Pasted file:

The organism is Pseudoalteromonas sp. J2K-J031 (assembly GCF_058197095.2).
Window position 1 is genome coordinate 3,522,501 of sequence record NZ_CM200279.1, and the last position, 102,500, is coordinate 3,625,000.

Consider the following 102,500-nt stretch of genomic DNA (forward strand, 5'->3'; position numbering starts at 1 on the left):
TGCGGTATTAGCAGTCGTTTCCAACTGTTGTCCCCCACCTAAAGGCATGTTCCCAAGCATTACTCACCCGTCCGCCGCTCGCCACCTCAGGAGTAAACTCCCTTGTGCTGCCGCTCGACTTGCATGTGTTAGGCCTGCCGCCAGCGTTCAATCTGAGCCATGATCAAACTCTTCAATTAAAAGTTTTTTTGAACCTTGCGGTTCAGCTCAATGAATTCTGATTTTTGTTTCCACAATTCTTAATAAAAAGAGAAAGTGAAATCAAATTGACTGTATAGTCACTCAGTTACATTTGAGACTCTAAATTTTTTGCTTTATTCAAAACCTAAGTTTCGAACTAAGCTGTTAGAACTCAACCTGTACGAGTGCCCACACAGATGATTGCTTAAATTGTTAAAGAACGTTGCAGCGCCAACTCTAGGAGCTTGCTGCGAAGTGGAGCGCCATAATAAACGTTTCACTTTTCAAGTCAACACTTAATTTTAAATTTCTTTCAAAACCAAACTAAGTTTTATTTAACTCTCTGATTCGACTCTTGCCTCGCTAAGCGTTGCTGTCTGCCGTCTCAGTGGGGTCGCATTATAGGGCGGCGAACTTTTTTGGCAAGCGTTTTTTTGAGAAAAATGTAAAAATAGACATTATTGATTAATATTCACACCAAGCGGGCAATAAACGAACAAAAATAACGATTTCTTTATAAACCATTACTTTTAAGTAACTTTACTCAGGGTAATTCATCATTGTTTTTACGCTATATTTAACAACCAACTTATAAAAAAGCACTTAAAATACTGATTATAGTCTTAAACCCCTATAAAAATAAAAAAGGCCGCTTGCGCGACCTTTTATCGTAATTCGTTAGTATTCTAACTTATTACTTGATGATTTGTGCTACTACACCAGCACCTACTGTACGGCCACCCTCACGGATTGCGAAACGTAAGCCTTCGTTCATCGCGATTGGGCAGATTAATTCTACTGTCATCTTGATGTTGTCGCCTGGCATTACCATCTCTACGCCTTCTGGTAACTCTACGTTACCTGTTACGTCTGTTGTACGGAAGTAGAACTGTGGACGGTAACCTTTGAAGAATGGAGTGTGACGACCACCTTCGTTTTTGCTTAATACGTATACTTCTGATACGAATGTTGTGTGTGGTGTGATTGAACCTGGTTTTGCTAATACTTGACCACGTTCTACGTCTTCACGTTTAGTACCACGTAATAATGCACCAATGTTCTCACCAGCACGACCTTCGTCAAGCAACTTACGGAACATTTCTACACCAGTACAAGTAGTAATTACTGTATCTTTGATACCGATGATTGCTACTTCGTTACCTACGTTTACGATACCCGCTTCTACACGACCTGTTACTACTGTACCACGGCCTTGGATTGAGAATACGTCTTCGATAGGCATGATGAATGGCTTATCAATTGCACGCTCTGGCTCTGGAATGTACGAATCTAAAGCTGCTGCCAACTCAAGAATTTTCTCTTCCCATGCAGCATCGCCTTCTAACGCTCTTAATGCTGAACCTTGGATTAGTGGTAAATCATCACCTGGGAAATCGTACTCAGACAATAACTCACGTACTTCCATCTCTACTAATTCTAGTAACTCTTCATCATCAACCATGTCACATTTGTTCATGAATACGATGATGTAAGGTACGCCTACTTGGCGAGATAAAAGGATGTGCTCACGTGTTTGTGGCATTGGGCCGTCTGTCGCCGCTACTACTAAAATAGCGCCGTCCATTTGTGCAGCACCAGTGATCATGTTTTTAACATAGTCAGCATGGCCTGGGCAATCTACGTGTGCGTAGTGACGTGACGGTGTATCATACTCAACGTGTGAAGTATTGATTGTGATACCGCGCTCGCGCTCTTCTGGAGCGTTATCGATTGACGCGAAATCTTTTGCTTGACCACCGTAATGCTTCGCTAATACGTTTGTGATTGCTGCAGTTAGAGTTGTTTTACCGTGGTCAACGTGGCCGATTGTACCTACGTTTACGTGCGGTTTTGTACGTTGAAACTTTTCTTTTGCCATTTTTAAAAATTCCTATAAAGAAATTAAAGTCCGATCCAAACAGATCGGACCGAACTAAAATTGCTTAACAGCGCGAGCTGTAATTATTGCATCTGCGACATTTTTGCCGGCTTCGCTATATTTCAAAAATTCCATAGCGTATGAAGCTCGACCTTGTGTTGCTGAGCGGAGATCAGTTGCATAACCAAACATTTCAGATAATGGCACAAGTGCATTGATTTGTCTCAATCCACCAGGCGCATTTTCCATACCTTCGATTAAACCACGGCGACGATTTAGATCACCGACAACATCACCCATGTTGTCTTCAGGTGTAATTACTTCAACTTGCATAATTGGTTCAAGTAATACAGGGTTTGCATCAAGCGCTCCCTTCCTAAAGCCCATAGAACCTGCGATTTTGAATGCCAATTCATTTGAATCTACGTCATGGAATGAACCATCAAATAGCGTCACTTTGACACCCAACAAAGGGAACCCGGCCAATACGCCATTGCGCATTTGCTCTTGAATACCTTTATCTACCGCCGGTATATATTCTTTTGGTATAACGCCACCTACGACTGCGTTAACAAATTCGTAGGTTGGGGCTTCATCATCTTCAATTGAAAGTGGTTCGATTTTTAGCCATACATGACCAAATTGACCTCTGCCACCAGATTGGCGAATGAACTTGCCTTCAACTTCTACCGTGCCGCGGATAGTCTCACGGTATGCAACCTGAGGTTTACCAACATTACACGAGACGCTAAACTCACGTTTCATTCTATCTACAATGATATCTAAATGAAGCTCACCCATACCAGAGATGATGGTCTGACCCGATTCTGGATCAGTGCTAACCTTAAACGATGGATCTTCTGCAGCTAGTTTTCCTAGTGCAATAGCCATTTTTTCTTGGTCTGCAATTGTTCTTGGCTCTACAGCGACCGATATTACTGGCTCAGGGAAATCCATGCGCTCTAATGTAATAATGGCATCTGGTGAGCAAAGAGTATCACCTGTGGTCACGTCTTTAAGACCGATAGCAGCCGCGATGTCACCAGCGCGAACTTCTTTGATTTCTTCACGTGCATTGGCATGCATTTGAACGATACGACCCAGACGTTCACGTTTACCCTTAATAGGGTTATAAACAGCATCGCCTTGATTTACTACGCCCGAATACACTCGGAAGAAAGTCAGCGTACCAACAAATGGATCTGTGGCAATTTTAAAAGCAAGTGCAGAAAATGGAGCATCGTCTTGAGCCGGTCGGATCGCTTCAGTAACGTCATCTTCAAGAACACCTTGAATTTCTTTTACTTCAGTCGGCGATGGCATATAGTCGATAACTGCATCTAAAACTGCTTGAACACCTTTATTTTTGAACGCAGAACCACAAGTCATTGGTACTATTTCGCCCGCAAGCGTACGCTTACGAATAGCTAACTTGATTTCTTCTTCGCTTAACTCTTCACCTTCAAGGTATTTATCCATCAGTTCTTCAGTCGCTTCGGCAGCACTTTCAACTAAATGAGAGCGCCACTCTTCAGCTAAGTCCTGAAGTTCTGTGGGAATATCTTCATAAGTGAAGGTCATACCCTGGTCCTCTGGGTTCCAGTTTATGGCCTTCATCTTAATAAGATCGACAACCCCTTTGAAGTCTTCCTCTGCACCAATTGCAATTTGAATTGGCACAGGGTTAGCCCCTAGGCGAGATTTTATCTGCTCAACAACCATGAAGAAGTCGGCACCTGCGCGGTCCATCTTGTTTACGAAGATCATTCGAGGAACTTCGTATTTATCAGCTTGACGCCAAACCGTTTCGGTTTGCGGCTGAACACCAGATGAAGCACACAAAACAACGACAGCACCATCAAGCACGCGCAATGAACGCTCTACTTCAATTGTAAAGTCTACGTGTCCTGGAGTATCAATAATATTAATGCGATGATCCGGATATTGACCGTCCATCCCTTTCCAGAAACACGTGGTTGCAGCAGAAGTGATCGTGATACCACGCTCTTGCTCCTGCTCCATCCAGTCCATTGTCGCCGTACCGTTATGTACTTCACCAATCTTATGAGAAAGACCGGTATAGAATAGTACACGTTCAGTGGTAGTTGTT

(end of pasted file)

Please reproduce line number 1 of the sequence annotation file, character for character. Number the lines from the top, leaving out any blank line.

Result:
The organism is Pseudoalteromonas sp. J2K-J031 (assembly GCF_058197095.2).